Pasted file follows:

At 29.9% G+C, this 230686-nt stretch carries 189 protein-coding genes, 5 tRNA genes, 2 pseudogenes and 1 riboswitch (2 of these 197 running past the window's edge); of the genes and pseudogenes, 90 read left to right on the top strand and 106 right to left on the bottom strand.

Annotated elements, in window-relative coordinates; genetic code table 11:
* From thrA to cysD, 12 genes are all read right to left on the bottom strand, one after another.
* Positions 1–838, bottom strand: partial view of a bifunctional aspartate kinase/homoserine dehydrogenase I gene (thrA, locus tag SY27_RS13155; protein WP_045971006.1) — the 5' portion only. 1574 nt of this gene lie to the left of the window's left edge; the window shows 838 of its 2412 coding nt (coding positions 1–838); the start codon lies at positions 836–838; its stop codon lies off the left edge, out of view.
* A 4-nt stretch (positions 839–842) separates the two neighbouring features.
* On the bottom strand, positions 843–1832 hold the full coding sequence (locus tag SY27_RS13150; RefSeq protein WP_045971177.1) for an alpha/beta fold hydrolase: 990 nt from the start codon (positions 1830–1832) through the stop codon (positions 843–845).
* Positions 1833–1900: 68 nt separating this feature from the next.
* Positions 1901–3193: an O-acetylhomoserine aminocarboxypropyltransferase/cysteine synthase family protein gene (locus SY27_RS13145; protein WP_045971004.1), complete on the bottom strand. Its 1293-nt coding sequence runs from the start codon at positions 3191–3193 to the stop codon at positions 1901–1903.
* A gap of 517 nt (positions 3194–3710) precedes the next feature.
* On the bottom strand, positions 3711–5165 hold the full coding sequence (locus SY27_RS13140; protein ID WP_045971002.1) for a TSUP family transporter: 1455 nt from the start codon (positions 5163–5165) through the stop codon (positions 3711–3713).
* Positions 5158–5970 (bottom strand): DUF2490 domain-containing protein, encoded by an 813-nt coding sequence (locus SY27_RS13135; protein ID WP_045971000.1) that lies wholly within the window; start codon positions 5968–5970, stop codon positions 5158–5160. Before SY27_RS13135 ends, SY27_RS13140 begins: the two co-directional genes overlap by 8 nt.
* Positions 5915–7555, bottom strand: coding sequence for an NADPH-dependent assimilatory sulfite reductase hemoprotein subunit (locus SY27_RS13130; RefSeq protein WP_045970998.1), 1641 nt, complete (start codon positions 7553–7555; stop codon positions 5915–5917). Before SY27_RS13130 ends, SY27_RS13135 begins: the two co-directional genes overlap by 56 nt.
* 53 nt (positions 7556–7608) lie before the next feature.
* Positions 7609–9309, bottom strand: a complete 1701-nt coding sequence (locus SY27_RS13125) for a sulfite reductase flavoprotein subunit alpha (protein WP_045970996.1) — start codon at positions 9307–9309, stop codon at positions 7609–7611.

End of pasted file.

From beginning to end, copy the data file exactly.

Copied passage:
At 29.9% G+C, this 230686-nt stretch carries 189 protein-coding genes, 5 tRNA genes, 2 pseudogenes and 1 riboswitch (2 of these 197 running past the window's edge); of the genes and pseudogenes, 90 read left to right on the top strand and 106 right to left on the bottom strand.

Annotated elements, in window-relative coordinates; genetic code table 11:
* From thrA to cysD, 12 genes are all read right to left on the bottom strand, one after another.
* Positions 1–838, bottom strand: partial view of a bifunctional aspartate kinase/homoserine dehydrogenase I gene (thrA, locus tag SY27_RS13155; protein WP_045971006.1) — the 5' portion only. 1574 nt of this gene lie to the left of the window's left edge; the window shows 838 of its 2412 coding nt (coding positions 1–838); the start codon lies at positions 836–838; its stop codon lies off the left edge, out of view.
* A 4-nt stretch (positions 839–842) separates the two neighbouring features.
* On the bottom strand, positions 843–1832 hold the full coding sequence (locus tag SY27_RS13150; RefSeq protein WP_045971177.1) for an alpha/beta fold hydrolase: 990 nt from the start codon (positions 1830–1832) through the stop codon (positions 843–845).
* Positions 1833–1900: 68 nt separating this feature from the next.
* Positions 1901–3193: an O-acetylhomoserine aminocarboxypropyltransferase/cysteine synthase family protein gene (locus SY27_RS13145; protein WP_045971004.1), complete on the bottom strand. Its 1293-nt coding sequence runs from the start codon at positions 3191–3193 to the stop codon at positions 1901–1903.
* A gap of 517 nt (positions 3194–3710) precedes the next feature.
* On the bottom strand, positions 3711–5165 hold the full coding sequence (locus SY27_RS13140; protein ID WP_045971002.1) for a TSUP family transporter: 1455 nt from the start codon (positions 5163–5165) through the stop codon (positions 3711–3713).
* Positions 5158–5970 (bottom strand): DUF2490 domain-containing protein, encoded by an 813-nt coding sequence (locus SY27_RS13135; protein ID WP_045971000.1) that lies wholly within the window; start codon positions 5968–5970, stop codon positions 5158–5160. Before SY27_RS13135 ends, SY27_RS13140 begins: the two co-directional genes overlap by 8 nt.
* Positions 5915–7555, bottom strand: coding sequence for an NADPH-dependent assimilatory sulfite reductase hemoprotein subunit (locus SY27_RS13130; RefSeq protein WP_045970998.1), 1641 nt, complete (start codon positions 7553–7555; stop codon positions 5915–5917). Before SY27_RS13130 ends, SY27_RS13135 begins: the two co-directional genes overlap by 56 nt.
* 53 nt (positions 7556–7608) lie before the next feature.
* Positions 7609–9309, bottom strand: a complete 1701-nt coding sequence (locus SY27_RS13125) for a sulfite reductase flavoprotein subunit alpha (protein WP_045970996.1) — start codon at positions 9307–9309, stop codon at positions 7609–7611.